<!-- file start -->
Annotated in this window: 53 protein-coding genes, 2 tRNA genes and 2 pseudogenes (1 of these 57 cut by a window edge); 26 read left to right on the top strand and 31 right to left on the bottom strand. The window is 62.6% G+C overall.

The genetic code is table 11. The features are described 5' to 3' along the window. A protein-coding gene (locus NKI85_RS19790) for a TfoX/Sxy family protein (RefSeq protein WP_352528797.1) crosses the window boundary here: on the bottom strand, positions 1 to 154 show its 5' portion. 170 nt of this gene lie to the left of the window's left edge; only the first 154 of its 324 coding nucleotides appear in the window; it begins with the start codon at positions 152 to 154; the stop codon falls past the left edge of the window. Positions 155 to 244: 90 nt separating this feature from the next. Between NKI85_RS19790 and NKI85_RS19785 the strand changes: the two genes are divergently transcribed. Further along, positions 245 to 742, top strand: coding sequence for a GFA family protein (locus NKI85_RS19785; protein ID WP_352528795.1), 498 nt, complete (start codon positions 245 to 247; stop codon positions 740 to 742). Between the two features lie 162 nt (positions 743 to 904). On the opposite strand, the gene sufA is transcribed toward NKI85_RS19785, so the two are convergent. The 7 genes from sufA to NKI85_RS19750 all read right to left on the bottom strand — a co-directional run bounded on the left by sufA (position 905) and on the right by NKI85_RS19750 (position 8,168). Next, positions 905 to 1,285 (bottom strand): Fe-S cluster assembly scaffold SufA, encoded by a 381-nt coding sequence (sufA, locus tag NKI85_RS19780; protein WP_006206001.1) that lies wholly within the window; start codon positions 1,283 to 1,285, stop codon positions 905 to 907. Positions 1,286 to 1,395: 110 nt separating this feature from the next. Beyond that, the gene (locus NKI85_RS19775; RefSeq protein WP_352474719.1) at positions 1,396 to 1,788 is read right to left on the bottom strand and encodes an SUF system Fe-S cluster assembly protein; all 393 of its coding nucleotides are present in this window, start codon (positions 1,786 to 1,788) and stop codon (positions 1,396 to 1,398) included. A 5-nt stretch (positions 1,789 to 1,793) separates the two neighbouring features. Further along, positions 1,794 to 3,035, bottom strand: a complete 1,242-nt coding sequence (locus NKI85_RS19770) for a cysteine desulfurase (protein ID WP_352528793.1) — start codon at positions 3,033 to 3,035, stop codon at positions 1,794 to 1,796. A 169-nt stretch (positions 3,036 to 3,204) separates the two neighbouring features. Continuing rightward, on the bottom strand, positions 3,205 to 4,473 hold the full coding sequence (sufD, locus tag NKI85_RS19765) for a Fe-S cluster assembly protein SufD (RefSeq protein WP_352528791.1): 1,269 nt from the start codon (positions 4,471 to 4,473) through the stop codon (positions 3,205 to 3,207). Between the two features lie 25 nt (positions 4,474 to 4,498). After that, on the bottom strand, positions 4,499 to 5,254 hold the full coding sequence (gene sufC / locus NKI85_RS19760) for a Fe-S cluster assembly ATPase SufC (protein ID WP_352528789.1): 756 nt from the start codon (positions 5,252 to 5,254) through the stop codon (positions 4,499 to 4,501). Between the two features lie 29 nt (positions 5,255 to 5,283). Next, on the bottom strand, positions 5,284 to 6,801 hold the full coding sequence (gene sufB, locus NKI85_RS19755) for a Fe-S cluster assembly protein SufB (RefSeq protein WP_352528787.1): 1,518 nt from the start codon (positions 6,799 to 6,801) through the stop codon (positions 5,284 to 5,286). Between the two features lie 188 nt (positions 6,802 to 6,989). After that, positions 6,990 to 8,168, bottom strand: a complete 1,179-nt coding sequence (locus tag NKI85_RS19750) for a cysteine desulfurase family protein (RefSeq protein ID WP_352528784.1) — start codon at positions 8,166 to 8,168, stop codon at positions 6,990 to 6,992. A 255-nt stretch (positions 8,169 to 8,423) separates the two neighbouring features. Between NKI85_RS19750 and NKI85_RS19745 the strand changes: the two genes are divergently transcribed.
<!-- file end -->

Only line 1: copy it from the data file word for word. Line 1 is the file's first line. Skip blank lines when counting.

Annotated in this window: 53 protein-coding genes, 2 tRNA genes and 2 pseudogenes (1 of these 57 cut by a window edge); 26 read left to right on the top strand and 31 right to left on the bottom strand. The window is 62.6% G+C overall.